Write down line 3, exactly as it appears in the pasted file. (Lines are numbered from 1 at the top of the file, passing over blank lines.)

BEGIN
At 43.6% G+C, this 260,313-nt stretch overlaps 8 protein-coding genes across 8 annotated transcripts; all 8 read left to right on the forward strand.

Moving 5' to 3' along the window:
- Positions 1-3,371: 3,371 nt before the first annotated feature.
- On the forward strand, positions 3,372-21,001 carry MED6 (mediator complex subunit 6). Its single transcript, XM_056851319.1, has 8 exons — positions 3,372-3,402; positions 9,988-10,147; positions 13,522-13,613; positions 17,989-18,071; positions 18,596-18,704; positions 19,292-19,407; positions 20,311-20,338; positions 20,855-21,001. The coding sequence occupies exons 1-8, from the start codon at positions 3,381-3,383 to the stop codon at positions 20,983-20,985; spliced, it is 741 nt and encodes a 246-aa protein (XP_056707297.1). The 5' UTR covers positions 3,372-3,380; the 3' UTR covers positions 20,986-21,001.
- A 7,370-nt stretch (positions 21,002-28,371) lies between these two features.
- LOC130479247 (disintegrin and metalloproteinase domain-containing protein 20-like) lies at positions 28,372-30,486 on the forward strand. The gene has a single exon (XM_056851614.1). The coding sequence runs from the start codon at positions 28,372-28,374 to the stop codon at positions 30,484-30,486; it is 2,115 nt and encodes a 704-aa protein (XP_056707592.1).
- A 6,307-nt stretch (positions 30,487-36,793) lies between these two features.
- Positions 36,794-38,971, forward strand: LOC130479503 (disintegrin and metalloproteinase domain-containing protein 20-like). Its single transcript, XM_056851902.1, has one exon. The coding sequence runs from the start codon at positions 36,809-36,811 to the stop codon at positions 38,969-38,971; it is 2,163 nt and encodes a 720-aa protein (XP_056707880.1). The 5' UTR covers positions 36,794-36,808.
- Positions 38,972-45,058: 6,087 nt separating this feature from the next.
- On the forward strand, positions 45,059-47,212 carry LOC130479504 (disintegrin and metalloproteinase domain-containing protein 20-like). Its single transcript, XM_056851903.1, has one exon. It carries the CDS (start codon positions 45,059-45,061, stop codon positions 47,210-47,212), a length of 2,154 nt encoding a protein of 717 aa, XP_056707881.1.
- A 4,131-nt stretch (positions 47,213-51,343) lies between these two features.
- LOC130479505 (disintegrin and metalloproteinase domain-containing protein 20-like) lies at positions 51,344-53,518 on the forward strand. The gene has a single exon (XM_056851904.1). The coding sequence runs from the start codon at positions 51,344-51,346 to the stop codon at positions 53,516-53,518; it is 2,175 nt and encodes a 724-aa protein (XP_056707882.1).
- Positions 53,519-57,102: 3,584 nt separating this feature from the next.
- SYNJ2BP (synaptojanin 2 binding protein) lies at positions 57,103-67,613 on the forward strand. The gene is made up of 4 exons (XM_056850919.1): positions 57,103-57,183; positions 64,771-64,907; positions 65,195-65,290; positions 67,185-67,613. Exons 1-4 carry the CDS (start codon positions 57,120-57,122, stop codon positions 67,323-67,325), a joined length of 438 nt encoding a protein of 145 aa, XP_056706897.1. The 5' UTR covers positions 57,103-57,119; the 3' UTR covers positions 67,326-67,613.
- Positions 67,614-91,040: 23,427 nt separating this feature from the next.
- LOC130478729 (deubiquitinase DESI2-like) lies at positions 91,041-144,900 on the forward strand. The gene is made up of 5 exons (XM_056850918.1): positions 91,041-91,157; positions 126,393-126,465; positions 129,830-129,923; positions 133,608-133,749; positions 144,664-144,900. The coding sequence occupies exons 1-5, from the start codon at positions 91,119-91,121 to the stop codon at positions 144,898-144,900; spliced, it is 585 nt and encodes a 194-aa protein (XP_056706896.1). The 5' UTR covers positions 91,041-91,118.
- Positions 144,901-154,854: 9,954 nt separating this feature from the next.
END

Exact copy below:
- Positions 1-3,371: 3,371 nt before the first annotated feature.